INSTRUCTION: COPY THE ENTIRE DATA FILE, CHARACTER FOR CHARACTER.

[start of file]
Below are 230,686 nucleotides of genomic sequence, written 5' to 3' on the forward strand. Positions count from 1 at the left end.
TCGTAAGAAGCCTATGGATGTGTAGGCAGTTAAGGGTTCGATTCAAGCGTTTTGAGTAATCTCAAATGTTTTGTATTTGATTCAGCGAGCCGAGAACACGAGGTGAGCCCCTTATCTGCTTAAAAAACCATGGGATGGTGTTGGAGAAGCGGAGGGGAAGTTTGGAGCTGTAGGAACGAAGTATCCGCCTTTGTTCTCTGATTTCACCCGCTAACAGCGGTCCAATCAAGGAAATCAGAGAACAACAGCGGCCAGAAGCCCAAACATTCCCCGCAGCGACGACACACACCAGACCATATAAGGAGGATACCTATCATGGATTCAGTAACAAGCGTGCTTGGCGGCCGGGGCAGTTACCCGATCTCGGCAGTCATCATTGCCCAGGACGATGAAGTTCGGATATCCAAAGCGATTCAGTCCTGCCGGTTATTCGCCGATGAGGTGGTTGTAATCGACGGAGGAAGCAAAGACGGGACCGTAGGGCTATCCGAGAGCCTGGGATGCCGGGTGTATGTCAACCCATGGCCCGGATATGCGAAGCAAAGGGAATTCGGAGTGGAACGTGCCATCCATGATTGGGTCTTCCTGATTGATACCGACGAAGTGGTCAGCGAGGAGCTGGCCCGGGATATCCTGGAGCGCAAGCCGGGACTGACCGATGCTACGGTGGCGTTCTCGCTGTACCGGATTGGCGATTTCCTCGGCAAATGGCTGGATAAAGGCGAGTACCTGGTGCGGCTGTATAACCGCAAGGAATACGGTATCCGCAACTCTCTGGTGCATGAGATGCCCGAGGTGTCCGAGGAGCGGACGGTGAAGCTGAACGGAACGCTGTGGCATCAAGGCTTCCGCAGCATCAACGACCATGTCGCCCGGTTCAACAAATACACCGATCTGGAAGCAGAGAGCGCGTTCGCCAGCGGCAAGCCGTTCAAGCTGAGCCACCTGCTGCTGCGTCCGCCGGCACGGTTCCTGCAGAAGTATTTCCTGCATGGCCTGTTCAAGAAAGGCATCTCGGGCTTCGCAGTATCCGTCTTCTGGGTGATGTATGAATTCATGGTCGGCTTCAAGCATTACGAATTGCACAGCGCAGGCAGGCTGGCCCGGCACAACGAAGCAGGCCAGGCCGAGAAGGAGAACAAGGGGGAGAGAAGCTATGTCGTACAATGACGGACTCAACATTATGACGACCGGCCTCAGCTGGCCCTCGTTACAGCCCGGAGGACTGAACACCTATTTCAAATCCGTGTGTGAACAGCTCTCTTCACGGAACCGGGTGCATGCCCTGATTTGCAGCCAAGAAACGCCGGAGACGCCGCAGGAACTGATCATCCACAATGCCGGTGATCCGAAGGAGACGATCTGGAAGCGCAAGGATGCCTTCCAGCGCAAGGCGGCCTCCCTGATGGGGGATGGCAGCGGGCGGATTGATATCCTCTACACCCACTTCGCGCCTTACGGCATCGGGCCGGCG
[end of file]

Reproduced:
Below are 230,686 nucleotides of genomic sequence, written 5' to 3' on the forward strand. Positions count from 1 at the left end.
TCGTAAGAAGCCTATGGATGTGTAGGCAGTTAAGGGTTCGATTCAAGCGTTTTGAGTAATCTCAAATGTTTTGTATTTGATTCAGCGAGCCGAGAACACGAGGTGAGCCCCTTATCTGCTTAAAAAACCATGGGATGGTGTTGGAGAAGCGGAGGGGAAGTTTGGAGCTGTAGGAACGAAGTATCCGCCTTTGTTCTCTGATTTCACCCGCTAACAGCGGTCCAATCAAGGAAATCAGAGAACAACAGCGGCCAGAAGCCCAAACATTCCCCGCAGCGACGACACACACCAGACCATATAAGGAGGATACCTATCATGGATTCAGTAACAAGCGTGCTTGGCGGCCGGGGCAGTTACCCGATCTCGGCAGTCATCATTGCCCAGGACGATGAAGTTCGGATATCCAAAGCGATTCAGTCCTGCCGGTTATTCGCCGATGAGGTGGTTGTAATCGACGGAGGAAGCAAAGACGGGACCGTAGGGCTATCCGAGAGCCTGGGATGCCGGGTGTATGTCAACCCATGGCCCGGATATGCGAAGCAAAGGGAATTCGGAGTGGAACGTGCCATCCATGATTGGGTCTTCCTGATTGATACCGACGAAGTGGTCAGCGAGGAGCTGGCCCGGGATATCCTGGAGCGCAAGCCGGGACTGACCGATGCTACGGTGGCGTTCTCGCTGTACCGGATTGGCGATTTCCTCGGCAAATGGCTGGATAAAGGCGAGTACCTGGTGCGGCTGTATAACCGCAAGGAATACGGTATCCGCAACTCTCTGGTGCATGAGATGCCCGAGGTGTCCGAGGAGCGGACGGTGAAGCTGAACGGAACGCTGTGGCATCAAGGCTTCCGCAGCATCAACGACCATGTCGCCCGGTTCAACAAATACACCGATCTGGAAGCAGAGAGCGCGTTCGCCAGCGGCAAGCCGTTCAAGCTGAGCCACCTGCTGCTGCGTCCGCCGGCACGGTTCCTGCAGAAGTATTTCCTGCATGGCCTGTTCAAGAAAGGCATCTCGGGCTTCGCAGTATCCGTCTTCTGGGTGATGTATGAATTCATGGTCGGCTTCAAGCATTACGAATTGCACAGCGCAGGCAGGCTGGCCCGGCACAACGAAGCAGGCCAGGCCGAGAAGGAGAACAAGGGGGAGAGAAGCTATGTCGTACAATGACGGACTCAACATTATGACGACCGGCCTCAGCTGGCCCTCGTTACAGCCCGGAGGACTGAACACCTATTTCAAATCCGTGTGTGAACAGCTCTCTTCACGGAACCGGGTGCATGCCCTGATTTGCAGCCAAGAAACGCCGGAGACGCCGCAGGAACTGATCATCCACAATGCCGGTGATCCGAAGGAGACGATCTGGAAGCGCAAGGATGCCTTCCAGCGCAAGGCGGCCTCCCTGATGGGGGATGGCAGCGGGCGGATTGATATCCTCTACACCCACTTCGCGCCTTACGGCATCGGGCCGGCG